Caroline Sanderson, associate editor of The Bookseller, predicts: “There’s likely to be a flurry of books pegged to these anniversaries, but among the ones to watch will be The Globe Guide To Shakespeare by Andrew Dickson (Profile, Feb) and The Brontes: A Life In Letters by Juliet Barker (Little, Brown, April), a selection of letters and autobiographical fragments from the three novelist sisters, Charlotte, Emily and Anne, their brother, Branwell, and their father, the Reverend Patrick Bronte.”

Her pick for the centenary of the Battle of the Somme is First Day Of The Somme by Andrew MacDonald (HarperCollins, April), which she says is the first book to really blame the carnage on British intelligence and leadership.


New titles likely to create a stir will be coming from Jessie Burton, whose debut novel The Miniaturist was a runaway success and whose forthcoming book The Muse (Picador), the story of a young Caribbean immigrant, a bohemian artist and the mysterious painting that connects them across the decades, will be out in July.

Other big names with new novels out in 2016 include Maggie O’Farrell, Chris Cleave, Joanne Harris and the late Terry Pratchett, who with Stephen Baxter completed The Long Cosmos, the last in the Long Earth series. Meanwhile, popular social commentator Caitlin Moran draws up her own ‘Moranifesto’ in her eponymous new book.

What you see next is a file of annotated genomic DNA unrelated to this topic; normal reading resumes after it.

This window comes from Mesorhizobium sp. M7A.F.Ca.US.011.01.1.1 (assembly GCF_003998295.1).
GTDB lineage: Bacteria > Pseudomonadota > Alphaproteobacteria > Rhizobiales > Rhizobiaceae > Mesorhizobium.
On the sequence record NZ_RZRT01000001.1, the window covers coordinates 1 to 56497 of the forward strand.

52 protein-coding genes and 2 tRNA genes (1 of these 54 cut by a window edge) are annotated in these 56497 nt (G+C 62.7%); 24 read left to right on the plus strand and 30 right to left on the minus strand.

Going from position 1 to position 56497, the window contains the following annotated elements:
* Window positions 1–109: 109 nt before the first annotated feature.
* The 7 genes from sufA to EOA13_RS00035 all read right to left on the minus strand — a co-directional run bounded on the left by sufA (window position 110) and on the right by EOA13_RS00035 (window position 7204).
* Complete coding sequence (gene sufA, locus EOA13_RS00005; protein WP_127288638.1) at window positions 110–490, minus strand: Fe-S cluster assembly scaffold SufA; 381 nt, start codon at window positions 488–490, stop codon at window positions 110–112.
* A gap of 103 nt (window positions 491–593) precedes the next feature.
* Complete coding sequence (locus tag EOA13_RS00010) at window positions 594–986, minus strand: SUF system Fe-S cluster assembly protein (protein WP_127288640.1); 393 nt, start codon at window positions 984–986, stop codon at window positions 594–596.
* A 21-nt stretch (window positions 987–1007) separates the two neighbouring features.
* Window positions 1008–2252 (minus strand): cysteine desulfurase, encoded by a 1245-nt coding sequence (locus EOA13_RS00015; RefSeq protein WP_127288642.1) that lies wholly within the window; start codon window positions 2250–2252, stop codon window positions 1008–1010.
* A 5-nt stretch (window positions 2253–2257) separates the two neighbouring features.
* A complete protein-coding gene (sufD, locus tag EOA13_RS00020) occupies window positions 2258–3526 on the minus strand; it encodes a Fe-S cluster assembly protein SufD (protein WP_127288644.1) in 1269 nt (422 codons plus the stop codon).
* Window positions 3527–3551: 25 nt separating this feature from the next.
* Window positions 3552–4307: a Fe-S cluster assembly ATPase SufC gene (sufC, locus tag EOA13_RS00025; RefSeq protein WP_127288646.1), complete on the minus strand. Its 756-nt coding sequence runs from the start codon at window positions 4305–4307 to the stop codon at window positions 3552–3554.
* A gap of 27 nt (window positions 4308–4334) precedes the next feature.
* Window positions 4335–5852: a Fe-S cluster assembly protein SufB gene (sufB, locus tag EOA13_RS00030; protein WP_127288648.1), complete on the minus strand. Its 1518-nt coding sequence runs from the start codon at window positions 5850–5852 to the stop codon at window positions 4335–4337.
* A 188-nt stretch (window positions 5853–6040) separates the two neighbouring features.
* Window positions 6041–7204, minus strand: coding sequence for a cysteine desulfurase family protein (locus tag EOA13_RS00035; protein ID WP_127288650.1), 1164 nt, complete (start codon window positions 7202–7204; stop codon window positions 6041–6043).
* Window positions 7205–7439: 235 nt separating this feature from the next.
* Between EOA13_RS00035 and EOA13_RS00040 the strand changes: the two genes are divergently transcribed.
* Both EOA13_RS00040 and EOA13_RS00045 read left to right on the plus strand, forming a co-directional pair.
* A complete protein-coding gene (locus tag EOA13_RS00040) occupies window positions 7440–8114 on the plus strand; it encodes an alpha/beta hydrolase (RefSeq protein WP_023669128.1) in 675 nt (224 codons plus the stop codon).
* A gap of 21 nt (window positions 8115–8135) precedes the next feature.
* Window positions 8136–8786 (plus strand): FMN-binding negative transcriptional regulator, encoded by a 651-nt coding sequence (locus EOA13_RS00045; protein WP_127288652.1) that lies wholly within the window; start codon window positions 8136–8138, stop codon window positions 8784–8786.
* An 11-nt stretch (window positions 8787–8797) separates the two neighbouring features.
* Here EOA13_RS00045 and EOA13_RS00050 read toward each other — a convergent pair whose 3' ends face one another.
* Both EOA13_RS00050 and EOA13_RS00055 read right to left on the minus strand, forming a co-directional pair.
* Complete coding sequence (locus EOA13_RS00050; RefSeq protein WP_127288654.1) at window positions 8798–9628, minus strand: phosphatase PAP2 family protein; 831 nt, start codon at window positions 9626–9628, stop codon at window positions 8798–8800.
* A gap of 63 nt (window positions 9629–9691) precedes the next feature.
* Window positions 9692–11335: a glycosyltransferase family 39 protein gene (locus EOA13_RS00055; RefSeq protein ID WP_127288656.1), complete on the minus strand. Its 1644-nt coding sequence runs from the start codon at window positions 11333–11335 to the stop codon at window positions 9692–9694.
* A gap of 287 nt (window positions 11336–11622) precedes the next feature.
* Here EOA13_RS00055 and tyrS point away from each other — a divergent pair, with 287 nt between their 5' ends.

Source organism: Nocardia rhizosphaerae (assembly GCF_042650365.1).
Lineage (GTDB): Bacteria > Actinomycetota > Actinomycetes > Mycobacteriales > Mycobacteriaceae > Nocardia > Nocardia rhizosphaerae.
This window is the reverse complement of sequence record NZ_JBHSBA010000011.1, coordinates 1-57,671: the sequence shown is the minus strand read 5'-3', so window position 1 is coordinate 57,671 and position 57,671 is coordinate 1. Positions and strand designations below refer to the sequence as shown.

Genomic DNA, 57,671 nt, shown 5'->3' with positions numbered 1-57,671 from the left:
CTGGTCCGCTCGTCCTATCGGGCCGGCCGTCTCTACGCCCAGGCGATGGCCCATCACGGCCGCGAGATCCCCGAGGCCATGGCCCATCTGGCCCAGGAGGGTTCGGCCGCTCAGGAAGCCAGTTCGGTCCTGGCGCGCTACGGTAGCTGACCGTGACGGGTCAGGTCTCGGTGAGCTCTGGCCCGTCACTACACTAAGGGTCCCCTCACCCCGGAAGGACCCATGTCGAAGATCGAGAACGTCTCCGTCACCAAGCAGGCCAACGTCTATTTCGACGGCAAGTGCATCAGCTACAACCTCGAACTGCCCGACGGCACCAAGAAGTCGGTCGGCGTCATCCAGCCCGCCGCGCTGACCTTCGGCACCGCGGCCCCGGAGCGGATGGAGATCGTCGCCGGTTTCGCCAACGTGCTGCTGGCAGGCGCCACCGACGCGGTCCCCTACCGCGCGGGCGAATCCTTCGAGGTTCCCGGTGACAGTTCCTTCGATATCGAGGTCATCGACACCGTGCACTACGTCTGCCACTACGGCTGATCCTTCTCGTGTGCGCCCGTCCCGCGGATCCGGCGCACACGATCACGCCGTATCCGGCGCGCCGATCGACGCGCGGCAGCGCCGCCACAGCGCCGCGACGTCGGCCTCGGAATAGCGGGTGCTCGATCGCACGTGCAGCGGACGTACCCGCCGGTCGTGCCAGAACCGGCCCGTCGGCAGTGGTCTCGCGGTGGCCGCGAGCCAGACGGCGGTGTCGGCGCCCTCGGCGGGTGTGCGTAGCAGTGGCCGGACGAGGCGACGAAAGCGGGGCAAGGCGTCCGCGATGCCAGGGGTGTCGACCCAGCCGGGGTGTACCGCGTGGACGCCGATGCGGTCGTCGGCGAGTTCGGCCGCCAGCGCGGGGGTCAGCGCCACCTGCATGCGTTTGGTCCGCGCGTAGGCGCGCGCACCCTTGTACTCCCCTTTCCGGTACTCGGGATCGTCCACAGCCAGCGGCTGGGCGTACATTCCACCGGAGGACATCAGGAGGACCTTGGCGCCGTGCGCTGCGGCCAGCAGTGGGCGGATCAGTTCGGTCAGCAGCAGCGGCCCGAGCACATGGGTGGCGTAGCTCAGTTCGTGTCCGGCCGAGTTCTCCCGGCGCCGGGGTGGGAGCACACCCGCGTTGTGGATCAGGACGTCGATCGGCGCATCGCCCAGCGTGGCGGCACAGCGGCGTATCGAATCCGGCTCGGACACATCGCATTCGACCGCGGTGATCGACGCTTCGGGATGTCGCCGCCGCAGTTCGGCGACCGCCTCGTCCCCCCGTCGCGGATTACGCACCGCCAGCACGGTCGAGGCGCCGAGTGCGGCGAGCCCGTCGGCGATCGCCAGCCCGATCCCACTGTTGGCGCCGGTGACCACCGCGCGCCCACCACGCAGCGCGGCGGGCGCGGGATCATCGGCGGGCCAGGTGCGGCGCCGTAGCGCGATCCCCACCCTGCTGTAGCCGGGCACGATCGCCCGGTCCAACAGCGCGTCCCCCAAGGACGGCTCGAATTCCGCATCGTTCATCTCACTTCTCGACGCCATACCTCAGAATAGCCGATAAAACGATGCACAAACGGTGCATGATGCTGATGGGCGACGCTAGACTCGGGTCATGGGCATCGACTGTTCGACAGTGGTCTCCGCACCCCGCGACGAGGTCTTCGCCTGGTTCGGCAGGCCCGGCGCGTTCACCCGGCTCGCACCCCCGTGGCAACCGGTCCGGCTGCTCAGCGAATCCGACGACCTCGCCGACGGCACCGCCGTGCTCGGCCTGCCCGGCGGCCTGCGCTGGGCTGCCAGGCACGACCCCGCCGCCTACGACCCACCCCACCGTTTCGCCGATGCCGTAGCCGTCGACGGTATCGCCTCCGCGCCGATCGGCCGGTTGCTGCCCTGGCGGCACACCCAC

Also out in January is acclaimed author Helen Dunmore’s latest novel, Exposure (Cornerstone), set in London in the Cold War Sixties and focusing on a civil servant wrongly imprisoned for spying.

Strongly anticipated debuts include Five Rivers Met On A Wooded Plain by 25-year-old playwright Barney Norris (Transworld, April), about five people involved in some way in a serious car crash, and how their lives are affected.

And Lisa Owens joins the female fiction genre with her first novel Not Working (Picador, April) about a character called Claire Flannery, who quits her job to find out what her true vocation may be - only to realise she has no idea about how to go about it.

For those who crave literary fiction, Julian Barnes has written his first novel since The Sense Of An Ending won the Man Booker Prize. It’s called The Noise Of Time (Jonathan Cape, May), an imagining of Shostakovich’s life, art, power and politics.

Anna Hope’s debut novel about the First World War, Wake, received great reviews. Her second book, The Ballroom, is a love story about a couple of inmates in an asylum in Yorkshire in 1911 and should do well, says Rentzenbrink.

“It’s an astonishing insight into how we treated people in distress or with mental health issues, just a century ago.”